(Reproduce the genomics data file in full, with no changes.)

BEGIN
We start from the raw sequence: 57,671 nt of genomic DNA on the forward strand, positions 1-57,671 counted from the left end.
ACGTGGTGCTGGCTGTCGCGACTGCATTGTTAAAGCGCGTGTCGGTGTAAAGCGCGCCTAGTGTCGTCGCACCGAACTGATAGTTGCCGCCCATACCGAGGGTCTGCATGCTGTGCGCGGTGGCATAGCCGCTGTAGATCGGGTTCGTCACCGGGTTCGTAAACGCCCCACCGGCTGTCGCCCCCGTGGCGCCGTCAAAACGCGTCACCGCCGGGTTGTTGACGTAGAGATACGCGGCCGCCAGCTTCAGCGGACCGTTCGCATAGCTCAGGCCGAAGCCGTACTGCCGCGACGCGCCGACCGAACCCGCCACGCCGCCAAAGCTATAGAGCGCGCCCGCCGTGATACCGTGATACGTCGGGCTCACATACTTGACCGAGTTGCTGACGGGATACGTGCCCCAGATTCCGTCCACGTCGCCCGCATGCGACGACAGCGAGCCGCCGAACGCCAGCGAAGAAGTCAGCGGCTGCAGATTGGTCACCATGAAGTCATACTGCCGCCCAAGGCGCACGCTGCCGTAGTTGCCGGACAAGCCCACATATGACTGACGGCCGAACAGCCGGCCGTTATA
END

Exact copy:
We start from the raw sequence: 57,671 nt of genomic DNA on the forward strand, positions 1-57,671 counted from the left end.
ACGTGGTGCTGGCTGTCGCGACTGCATTGTTAAAGCGCGTGTCGGTGTAAAGCGCGCCTAGTGTCGTCGCACCGAACTGATAGTTGCCGCCCATACCGAGGGTCTGCATGCTGTGCGCGGTGGCATAGCCGCTGTAGATCGGGTTCGTCACCGGGTTCGTAAACGCCCCACCGGCTGTCGCCCCCGTGGCGCCGTCAAAACGCGTCACCGCCGGGTTGTTGACGTAGAGATACGCGGCCGCCAGCTTCAGCGGACCGTTCGCATAGCTCAGGCCGAAGCCGTACTGCCGCGACGCGCCGACCGAACCCGCCACGCCGCCAAAGCTATAGAGCGCGCCCGCCGTGATACCGTGATACGTCGGGCTCACATACTTGACCGAGTTGCTGACGGGATACGTGCCCCAGATTCCGTCCACGTCGCCCGCATGCGACGACAGCGAGCCGCCGAACGCCAGCGAAGAAGTCAGCGGCTGCAGATTGGTCACCATGAAGTCATACTGCCGCCCAAGGCGCACGCTGCCGTAGTTGCCGGACAAGCCCACATATGACTGACGGCCGAACAGCCGGCCGTTATA